21 million BTC has been pegged as the total fixed supply of the Bitcoin network. As of now, 18.5 million BTC is already in circulation.
This means that less than 2.5 million BTC, nearly 11.9%, is left of the total Bitcoin supply to be generated in the coming years.
As per ChartBTC, half of the remaining 2.5 million BTC will be mined in 2024 through the process known as halving. Furthermore, the last bitcoin is expected to be mined in 2140. From then on, no new bitcoins will be mined.
— ChartsBTC (@ChartsBtc) September 27, 2020
Bitcoin halving, also referred to as ‘halvening,’ occurs every 4 years. This is when a 50% reduction in the compensation to miners, the nodes that sustain the Bitcoin network, is conducted.
Initially, 50 BTC per block is given to miners as rewards. But during the first-ever Bitcoin halving event on November 29, 2012, it was cut into half (25 BTC). This year, the third halving took place in May, letting the block reward get further reduced to 6.25 BTC.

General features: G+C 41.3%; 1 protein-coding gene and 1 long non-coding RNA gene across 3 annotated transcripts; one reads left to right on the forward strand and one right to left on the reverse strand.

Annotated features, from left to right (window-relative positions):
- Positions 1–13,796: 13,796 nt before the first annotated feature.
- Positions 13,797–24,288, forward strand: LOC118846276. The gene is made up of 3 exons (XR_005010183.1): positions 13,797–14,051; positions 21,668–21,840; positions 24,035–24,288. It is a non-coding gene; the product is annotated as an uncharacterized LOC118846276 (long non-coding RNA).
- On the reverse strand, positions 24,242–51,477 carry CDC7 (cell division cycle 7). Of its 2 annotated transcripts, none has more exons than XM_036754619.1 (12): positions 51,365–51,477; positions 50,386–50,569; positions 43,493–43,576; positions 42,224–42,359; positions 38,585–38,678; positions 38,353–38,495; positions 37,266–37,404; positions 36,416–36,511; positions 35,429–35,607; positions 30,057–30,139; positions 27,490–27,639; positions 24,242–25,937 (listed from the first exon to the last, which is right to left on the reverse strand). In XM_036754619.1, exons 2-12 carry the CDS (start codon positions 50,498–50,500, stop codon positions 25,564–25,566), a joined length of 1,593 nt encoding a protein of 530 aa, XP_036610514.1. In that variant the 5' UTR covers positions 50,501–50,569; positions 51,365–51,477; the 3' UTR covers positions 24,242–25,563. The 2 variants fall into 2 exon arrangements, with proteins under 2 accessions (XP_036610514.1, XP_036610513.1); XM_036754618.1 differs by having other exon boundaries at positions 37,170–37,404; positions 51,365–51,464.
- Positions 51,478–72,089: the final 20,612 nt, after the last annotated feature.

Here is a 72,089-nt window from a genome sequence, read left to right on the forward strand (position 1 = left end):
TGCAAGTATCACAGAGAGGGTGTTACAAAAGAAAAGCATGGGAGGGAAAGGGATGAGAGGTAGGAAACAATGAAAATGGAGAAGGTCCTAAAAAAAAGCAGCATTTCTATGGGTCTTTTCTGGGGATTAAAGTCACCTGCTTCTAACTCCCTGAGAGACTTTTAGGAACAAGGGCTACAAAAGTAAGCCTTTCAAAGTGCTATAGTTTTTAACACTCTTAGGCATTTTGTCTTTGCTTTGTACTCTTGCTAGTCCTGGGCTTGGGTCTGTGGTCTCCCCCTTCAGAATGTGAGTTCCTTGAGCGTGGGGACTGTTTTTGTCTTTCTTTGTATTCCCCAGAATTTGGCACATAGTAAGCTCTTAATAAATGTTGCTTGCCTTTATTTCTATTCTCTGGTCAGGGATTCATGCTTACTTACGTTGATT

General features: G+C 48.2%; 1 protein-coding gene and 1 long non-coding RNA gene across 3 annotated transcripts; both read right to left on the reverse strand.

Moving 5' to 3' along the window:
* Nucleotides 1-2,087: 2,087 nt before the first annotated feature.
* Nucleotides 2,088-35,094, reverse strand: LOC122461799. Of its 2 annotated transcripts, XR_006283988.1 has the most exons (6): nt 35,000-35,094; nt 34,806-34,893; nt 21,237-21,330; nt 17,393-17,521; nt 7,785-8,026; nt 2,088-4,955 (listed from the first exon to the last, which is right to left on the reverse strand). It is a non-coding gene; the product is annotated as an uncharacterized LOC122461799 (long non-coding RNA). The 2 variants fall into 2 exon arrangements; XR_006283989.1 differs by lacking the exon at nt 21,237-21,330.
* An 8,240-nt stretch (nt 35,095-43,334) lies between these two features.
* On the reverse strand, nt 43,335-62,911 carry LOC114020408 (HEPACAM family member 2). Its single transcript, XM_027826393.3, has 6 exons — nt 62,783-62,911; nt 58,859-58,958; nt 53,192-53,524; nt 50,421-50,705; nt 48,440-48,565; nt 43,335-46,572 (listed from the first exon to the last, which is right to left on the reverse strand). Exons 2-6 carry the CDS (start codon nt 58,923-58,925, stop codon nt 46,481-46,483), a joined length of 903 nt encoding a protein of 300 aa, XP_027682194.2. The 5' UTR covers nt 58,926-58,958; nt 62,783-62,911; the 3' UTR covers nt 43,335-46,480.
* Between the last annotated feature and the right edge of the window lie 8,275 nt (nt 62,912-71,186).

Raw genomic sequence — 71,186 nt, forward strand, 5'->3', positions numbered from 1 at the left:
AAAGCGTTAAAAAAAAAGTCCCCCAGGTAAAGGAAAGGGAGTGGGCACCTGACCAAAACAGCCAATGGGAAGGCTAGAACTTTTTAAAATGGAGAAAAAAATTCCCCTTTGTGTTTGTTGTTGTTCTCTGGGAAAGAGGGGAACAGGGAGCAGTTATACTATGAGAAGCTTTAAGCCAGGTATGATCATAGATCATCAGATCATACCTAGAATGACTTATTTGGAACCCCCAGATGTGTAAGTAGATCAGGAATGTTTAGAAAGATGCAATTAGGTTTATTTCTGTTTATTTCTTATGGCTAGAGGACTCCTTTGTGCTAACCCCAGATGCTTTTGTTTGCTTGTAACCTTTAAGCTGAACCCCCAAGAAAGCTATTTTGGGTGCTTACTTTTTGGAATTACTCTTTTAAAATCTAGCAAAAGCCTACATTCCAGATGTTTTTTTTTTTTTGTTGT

Bitcoin was designed as a deflationary currency just like the gold supply. As BTC continues to grow scarce in supply, many investors plan to buy BTC and increase their stakes in the crypto asset regardless of its price drop.
The growing list of investors include MicroStrategy CEO Michael Saylor, who purchased 21,452 BTC recently and veteran investor Paul Tudor Jones who continues to be a strong BTC advocate. Jones described Bitcoin as the “fastest horse” with the best odds, performance-wise.
In addition, crypto asset fund Grayscale Investments boosts its Bitcoin position by acquiring additional 17,000 BTC to its holdings. Moreover, the firm revealed that institutional demand for bitcoin increased rapidly in 2020, as an inflow of $1.4 billion in capital was recorded during the first half of 2020.
Despite dropping its price to $10.8k, at the time of writing, many investors continue to show interest in Bitcoin.